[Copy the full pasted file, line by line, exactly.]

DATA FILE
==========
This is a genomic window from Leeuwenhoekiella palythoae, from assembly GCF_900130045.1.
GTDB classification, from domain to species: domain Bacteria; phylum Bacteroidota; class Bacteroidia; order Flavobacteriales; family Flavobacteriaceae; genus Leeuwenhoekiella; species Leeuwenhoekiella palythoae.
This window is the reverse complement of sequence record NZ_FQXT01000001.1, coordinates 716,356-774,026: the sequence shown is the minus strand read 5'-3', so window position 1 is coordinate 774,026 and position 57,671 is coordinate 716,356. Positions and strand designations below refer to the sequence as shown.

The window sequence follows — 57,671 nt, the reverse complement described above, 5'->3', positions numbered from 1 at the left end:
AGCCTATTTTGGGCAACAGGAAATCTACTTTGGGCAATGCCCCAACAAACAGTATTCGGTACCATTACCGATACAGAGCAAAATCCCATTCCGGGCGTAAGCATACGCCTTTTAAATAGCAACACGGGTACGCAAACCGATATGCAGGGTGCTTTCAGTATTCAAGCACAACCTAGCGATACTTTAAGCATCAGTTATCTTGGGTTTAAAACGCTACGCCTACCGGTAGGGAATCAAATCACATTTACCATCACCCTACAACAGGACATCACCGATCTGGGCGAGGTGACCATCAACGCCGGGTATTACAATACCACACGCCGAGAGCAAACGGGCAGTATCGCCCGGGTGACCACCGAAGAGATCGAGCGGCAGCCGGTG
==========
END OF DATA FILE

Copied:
This is a genomic window from Leeuwenhoekiella palythoae, from assembly GCF_900130045.1.
GTDB classification, from domain to species: domain Bacteria; phylum Bacteroidota; class Bacteroidia; order Flavobacteriales; family Flavobacteriaceae; genus Leeuwenhoekiella; species Leeuwenhoekiella palythoae.
This window is the reverse complement of sequence record NZ_FQXT01000001.1, coordinates 716,356-774,026: the sequence shown is the minus strand read 5'-3', so window position 1 is coordinate 774,026 and position 57,671 is coordinate 716,356. Positions and strand designations below refer to the sequence as shown.

The window sequence follows — 57,671 nt, the reverse complement described above, 5'->3', positions numbered from 1 at the left end:
AGCCTATTTTGGGCAACAGGAAATCTACTTTGGGCAATGCCCCAACAAACAGTATTCGGTACCATTACCGATACAGAGCAAAATCCCATTCCGGGCGTAAGCATACGCCTTTTAAATAGCAACACGGGTACGCAAACCGATATGCAGGGTGCTTTCAGTATTCAAGCACAACCTAGCGATACTTTAAGCATCAGTTATCTTGGGTTTAAAACGCTACGCCTACCGGTAGGGAATCAAATCACATTTACCATCACCCTACAACAGGACATCACCGATCTGGGCGAGGTGACCATCAACGCCGGGTATTACAATACCACACGCCGAGAGCAAACGGGCAGTATCGCCCGGGTGACCACCGAAGAGATCGAGCGGCAGCCGGTG